Jump to content
  • 0

order level?


Guest darranhamaflo

Question

Guest darranhamaflo

Hi. Looking to sell some of my holdings. I understand all the parts to the 'order form' but don't know what 'order level' is. Can anyone explain?

Link to comment

7 answers to this question

Recommended Posts

  • 0

Hi , thanks for the post.

 

'Order level' just refers to the price at which you want to enter the market, and buy or sell your holding.  Bear in mind that this is not a guaranteed level, rather one through which the market must move for your order to be triggered.

 

Hope that helps!

 

Thanks,

Hannah

Have a question? Try searching the community to see if it has already been answered.
Link to comment
  • 0

Hey all - I know that no one has replied to this thread in a long time, however i can see that it actually receives a significant viewership each week and therefore just wanted to flesh out the reply given by hannah and add a picture with a worked example.

 

As stated above, the 'Order Level' seen on a share dealing ticket (or other CFD or spread dealing ticket) will be the point at which the market needs to trade through before your deal is executed. In other words, the market needs to move through that price point for shares to be bought or sold.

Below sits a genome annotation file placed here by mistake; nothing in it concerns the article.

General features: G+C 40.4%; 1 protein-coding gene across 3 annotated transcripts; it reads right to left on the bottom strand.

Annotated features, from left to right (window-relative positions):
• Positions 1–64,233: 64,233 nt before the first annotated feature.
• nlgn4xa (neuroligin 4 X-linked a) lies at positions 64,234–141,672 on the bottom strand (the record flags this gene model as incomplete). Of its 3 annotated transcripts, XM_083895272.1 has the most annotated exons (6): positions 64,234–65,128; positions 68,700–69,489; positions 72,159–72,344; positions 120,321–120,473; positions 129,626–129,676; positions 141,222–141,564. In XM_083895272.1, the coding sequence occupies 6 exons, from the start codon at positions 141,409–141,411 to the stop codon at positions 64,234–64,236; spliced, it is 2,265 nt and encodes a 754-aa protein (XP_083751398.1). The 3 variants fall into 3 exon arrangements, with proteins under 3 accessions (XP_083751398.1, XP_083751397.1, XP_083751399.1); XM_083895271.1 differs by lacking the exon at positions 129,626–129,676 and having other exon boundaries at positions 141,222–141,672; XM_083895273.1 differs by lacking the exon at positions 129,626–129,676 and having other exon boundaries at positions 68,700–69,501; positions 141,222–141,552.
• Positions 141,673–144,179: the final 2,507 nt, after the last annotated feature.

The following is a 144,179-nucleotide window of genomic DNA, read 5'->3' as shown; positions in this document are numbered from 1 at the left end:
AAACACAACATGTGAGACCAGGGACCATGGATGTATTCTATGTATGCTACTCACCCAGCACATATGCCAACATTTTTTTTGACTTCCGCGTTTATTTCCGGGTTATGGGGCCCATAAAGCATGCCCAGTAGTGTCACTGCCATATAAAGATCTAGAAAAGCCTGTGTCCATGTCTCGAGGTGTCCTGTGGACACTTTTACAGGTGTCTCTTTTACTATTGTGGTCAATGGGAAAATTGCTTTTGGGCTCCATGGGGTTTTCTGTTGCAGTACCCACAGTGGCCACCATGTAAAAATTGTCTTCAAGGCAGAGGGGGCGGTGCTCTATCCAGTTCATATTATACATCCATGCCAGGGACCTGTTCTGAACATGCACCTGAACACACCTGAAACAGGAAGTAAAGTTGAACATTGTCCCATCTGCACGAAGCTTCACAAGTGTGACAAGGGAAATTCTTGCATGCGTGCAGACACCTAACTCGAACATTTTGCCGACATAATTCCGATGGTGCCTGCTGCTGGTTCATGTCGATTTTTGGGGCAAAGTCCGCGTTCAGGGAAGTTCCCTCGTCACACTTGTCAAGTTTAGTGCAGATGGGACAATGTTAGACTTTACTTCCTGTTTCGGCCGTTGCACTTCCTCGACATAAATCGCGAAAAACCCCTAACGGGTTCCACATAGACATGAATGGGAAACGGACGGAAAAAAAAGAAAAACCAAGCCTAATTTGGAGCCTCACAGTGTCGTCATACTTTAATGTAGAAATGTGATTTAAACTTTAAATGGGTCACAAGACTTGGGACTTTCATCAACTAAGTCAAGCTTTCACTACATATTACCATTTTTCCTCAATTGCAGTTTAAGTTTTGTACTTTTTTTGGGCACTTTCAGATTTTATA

Lets take the below example deal ticket using the old 'classic' platform for share dealing...

 

2018-05-17 10_12_45-IG Dealing Platform _ Share dealing.png 

 

What the above is say is that BARC is currently priced around 209 roughly, and that I am looking to BUY a quantity of 1000 shares. I will make the trade a 'Limit Day' (i.e. if the trade isn't triggered by the end of the day then it's going to cancel), but I have a limit on the maximum price I am willing to pay. I am saying that I will set a limit of 200 via my order level, so if the price comes down to that exact level, my deal will go through and I will look to BUY the 1000 shares at 200. 

 

 

 

The new desktop trading platform - the same thing is called 'Price Level'

Below is an image of the new desktop dealing platform. You can see that on the 'orders' tab you will be able to set a specific price level rather than an order level. It means the same thing and is the level the market needs to trade through for your order to be executed. 

 

2018-05-17 10_20_24-IG Trading Platform _ Spread Betting.png

Link to comment
  • 0
Guest shlim-guest

Thanks thats useful, i have another follow up question. 

 

Using the example above, say that BARC shares are priced at 209 and I put my order level down as 210, that means the shares will be purchased immediately, is that correct? 

 

What if I put that order level down at midnight when the market is closed. Then will the order only execute when the market opens?